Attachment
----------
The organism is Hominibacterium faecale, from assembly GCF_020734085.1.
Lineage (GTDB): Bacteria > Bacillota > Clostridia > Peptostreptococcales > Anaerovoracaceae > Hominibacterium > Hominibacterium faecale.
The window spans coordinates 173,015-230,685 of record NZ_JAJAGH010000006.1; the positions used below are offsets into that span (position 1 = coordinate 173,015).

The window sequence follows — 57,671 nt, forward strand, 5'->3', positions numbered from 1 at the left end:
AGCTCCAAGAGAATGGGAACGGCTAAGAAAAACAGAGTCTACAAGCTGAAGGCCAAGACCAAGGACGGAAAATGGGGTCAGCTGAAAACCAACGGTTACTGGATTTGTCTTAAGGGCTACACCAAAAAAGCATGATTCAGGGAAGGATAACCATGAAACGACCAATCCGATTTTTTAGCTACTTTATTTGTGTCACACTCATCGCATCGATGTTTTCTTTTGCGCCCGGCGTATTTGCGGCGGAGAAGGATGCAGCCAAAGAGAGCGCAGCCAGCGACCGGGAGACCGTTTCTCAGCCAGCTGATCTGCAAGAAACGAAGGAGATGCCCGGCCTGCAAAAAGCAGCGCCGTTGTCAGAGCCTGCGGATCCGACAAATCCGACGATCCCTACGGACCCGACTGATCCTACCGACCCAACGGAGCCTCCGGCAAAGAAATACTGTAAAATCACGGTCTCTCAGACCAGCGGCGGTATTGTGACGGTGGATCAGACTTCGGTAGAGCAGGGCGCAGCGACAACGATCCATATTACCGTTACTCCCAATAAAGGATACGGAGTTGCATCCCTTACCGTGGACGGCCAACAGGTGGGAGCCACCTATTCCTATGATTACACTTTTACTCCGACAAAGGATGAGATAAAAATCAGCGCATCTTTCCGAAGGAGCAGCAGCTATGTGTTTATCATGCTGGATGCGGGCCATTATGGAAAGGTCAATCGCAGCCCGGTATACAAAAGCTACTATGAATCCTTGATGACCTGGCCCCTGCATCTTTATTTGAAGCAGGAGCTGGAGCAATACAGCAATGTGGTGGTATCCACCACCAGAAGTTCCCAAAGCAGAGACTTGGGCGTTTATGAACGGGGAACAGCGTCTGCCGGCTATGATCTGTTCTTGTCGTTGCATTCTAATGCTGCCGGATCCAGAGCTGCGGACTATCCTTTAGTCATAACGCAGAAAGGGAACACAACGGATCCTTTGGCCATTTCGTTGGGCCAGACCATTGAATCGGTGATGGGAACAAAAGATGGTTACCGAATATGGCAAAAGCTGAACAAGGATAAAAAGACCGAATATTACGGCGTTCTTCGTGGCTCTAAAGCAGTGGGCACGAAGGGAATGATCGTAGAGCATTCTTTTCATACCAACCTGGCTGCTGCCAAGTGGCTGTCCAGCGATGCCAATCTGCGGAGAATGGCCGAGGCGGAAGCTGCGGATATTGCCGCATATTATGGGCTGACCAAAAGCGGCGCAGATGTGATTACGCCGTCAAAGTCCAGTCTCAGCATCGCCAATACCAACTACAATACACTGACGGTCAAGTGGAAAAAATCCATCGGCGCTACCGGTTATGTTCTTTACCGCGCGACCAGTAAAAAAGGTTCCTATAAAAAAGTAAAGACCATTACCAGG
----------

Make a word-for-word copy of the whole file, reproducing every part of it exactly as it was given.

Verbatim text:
The organism is Hominibacterium faecale, from assembly GCF_020734085.1.
Lineage (GTDB): Bacteria > Bacillota > Clostridia > Peptostreptococcales > Anaerovoracaceae > Hominibacterium > Hominibacterium faecale.
The window spans coordinates 173,015-230,685 of record NZ_JAJAGH010000006.1; the positions used below are offsets into that span (position 1 = coordinate 173,015).

The window sequence follows — 57,671 nt, forward strand, 5'->3', positions numbered from 1 at the left end:
AGCTCCAAGAGAATGGGAACGGCTAAGAAAAACAGAGTCTACAAGCTGAAGGCCAAGACCAAGGACGGAAAATGGGGTCAGCTGAAAACCAACGGTTACTGGATTTGTCTTAAGGGCTACACCAAAAAAGCATGATTCAGGGAAGGATAACCATGAAACGACCAATCCGATTTTTTAGCTACTTTATTTGTGTCACACTCATCGCATCGATGTTTTCTTTTGCGCCCGGCGTATTTGCGGCGGAGAAGGATGCAGCCAAAGAGAGCGCAGCCAGCGACCGGGAGACCGTTTCTCAGCCAGCTGATCTGCAAGAAACGAAGGAGATGCCCGGCCTGCAAAAAGCAGCGCCGTTGTCAGAGCCTGCGGATCCGACAAATCCGACGATCCCTACGGACCCGACTGATCCTACCGACCCAACGGAGCCTCCGGCAAAGAAATACTGTAAAATCACGGTCTCTCAGACCAGCGGCGGTATTGTGACGGTGGATCAGACTTCGGTAGAGCAGGGCGCAGCGACAACGATCCATATTACCGTTACTCCCAATAAAGGATACGGAGTTGCATCCCTTACCGTGGACGGCCAACAGGTGGGAGCCACCTATTCCTATGATTACACTTTTACTCCGACAAAGGATGAGATAAAAATCAGCGCATCTTTCCGAAGGAGCAGCAGCTATGTGTTTATCATGCTGGATGCGGGCCATTATGGAAAGGTCAATCGCAGCCCGGTATACAAAAGCTACTATGAATCCTTGATGACCTGGCCCCTGCATCTTTATTTGAAGCAGGAGCTGGAGCAATACAGCAATGTGGTGGTATCCACCACCAGAAGTTCCCAAAGCAGAGACTTGGGCGTTTATGAACGGGGAACAGCGTCTGCCGGCTATGATCTGTTCTTGTCGTTGCATTCTAATGCTGCCGGATCCAGAGCTGCGGACTATCCTTTAGTCATAACGCAGAAAGGGAACACAACGGATCCTTTGGCCATTTCGTTGGGCCAGACCATTGAATCGGTGATGGGAACAAAAGATGGTTACCGAATATGGCAAAAGCTGAACAAGGATAAAAAGACCGAATATTACGGCGTTCTTCGTGGCTCTAAAGCAGTGGGCACGAAGGGAATGATCGTAGAGCATTCTTTTCATACCAACCTGGCTGCTGCCAAGTGGCTGTCCAGCGATGCCAATCTGCGGAGAATGGCCGAGGCGGAAGCTGCGGATATTGCCGCATATTATGGGCTGACCAAAAGCGGCGCAGATGTGATTACGCCGTCAAAGTCCAGTCTCAGCATCGCCAATACCAACTACAATACACTGACGGTCAAGTGGAAAAAATCCATCGGCGCTACCGGTTATGTTCTTTACCGCGCGACCAGTAAAAAAGGTTCCTATAAAAAAGTAAAGACCATTACCAGG